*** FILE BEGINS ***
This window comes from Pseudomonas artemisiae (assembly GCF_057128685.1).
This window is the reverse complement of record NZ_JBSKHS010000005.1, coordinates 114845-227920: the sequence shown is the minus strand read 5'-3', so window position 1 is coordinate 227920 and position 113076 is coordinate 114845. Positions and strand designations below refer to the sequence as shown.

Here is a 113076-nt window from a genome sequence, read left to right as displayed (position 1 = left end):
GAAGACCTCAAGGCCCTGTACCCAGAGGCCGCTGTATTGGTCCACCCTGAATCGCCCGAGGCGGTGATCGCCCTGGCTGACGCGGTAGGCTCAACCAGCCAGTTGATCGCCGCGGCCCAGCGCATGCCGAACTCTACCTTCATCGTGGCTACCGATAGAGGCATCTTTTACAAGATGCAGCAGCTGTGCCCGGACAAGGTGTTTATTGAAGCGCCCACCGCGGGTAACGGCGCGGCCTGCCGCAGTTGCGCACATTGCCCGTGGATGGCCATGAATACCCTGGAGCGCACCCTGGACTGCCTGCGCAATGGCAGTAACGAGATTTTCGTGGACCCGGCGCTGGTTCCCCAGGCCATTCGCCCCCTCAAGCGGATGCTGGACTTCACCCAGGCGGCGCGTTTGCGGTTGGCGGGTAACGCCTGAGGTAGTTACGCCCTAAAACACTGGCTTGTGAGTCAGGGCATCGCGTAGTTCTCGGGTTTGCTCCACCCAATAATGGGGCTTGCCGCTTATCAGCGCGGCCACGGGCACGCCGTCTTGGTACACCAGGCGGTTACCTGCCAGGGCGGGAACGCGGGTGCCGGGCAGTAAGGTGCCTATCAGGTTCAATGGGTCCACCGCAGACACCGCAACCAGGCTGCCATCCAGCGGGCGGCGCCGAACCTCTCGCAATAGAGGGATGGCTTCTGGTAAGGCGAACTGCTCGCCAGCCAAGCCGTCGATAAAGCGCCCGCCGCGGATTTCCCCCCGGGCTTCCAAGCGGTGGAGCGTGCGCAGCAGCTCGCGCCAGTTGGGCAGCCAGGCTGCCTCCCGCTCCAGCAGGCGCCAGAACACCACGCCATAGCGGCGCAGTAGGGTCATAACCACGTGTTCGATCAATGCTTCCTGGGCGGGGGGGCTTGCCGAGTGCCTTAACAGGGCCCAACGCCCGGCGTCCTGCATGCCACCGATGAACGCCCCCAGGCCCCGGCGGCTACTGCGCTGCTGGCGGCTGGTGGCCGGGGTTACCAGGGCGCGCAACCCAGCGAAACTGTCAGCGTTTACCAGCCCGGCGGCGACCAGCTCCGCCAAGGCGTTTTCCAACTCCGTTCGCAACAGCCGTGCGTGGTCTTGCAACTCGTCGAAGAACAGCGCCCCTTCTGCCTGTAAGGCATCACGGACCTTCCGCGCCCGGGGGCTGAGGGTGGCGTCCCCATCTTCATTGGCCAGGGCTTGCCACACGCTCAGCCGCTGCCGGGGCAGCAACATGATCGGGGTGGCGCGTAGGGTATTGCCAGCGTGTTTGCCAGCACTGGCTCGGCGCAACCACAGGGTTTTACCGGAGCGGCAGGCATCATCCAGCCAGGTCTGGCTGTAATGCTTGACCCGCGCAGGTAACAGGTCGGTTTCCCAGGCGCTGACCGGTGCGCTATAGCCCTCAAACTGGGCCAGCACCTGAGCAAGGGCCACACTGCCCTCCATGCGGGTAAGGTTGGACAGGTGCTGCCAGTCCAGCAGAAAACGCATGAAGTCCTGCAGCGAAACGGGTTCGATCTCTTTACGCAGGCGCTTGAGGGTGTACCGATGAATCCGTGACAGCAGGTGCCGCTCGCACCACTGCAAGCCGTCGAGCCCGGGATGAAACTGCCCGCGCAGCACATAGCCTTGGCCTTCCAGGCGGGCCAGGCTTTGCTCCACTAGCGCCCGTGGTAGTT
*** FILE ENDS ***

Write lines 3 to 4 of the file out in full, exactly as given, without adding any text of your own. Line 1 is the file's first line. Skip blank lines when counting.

Here is a 113076-nt window from a genome sequence, read left to right as displayed (position 1 = left end):
GAAGACCTCAAGGCCCTGTACCCAGAGGCCGCTGTATTGGTCCACCCTGAATCGCCCGAGGCGGTGATCGCCCTGGCTGACGCGGTAGGCTCAACCAGCCAGTTGATCGCCGCGGCCCAGCGCATGCCGAACTCTACCTTCATCGTGGCTACCGATAGAGGCATCTTTTACAAGATGCAGCAGCTGTGCCCGGACAAGGTGTTTATTGAAGCGCCCACCGCGGGTAACGGCGCGGCCTGCCGCAGTTGCGCACATTGCCCGTGGATGGCCATGAATACCCTGGAGCGCACCCTGGACTGCCTGCGCAATGGCAGTAACGAGATTTTCGTGGACCCGGCGCTGGTTCCCCAGGCCATTCGCCCCCTCAAGCGGATGCTGGACTTCACCCAGGCGGCGCGTTTGCGGTTGGCGGGTAACGCCTGAGGTAGTTACGCCCTAAAACACTGGCTTGTGAGTCAGGGCATCGCGTAGTTCTCGGGTTTGCTCCACCCAATAATGGGGCTTGCCGCTTATCAGCGCGGCCACGGGCACGCCGTCTTGGTACACCAGGCGGTTACCTGCCAGGGCGGGAACGCGGGTGCCGGGCAGTAAGGTGCCTATCAGGTTCAATGGGTCCACCGCAGACACCGCAACCAGGCTGCCATCCAGCGGGCGGCGCCGAACCTCTCGCAATAGAGGGATGGCTTCTGGTAAGGCGAACTGCTCGCCAGCCAAGCCGTCGATAAAGCGCCCGCCGCGGATTTCCCCCCGGGCTTCCAAGCGGTGGAGCGTGCGCAGCAGCTCGCGCCAGTTGGGCAGCCAGGCTGCCTCCCGCTCCAGCAGGCGCCAGAACACCACGCCATAGCGGCGCAGTAGGGTCATAACCACGTGTTCGATCAATGCTTCCTGGGCGGGGGGGCTTGCCGAGTGCCTTAACAGGGCCCAACGCCCGGCGTCCTGCATGCCACCGATGAACGCCCCCAGGCCCCGGCGGCTACTGCGCTGCTGGCGGCTGGTGGCCGGGGTTACCAGGGCGCGCAACCCAGCGAAACTGTCAGCGTTTACCAGCCCGGCGGCGACCAGCTCCGCCAAGGCGTTTTCCAACTCCGTTCGCAACAGCCGTGCGTGGTCTTGCAACTCGTCGAAGAACAGCGCCCCTTCTGCCTGTAAGGCATCACGGACCTTCCGCGCCCGGGGGCTGAGGGTGGCGTCCCCATCTTCATTGGCCAGGGCTTGCCACACGCTCAGCCGCTGCCGGGGCAGCAACATGATCGGGGTGGCGCGTAGGGTATTGCCAGCGTGTTTGCCAGCACTGGCTCGGCGCAACCACAGGGTTTTACCGGAGCGGCAGGCATCATCCAGCCAGGTCTGGCTGTAATGCTTGACCCGCGCAGGTAACAGGTCGGTTTCCCAGGCGCTGACCGGTGCGCTATAGCCCTCAAACTGGGCCAGCACCTGAGCAAGGGCCACACTGCCCTCCATGCGGGTAAGGTTGGACAGGTGCTGCCAGTCCAGCAGAAAACGCATGAAGTCCTGCAGCGAAACGGGTTCGATCTCTTTACGCAGGCGCTTGAGGGTGTACCGATGAATCCGTGACAGCAGGTGCCGCTCGCACCACTGCAAGCCGTCGAGCCCGGGATGAAACTGCCCGCGCAGCACATAGCCTTGGCCTTCCAGGCGGGCCAGGCTTTGCTCCACTAGCGCCCGTGGTAGTT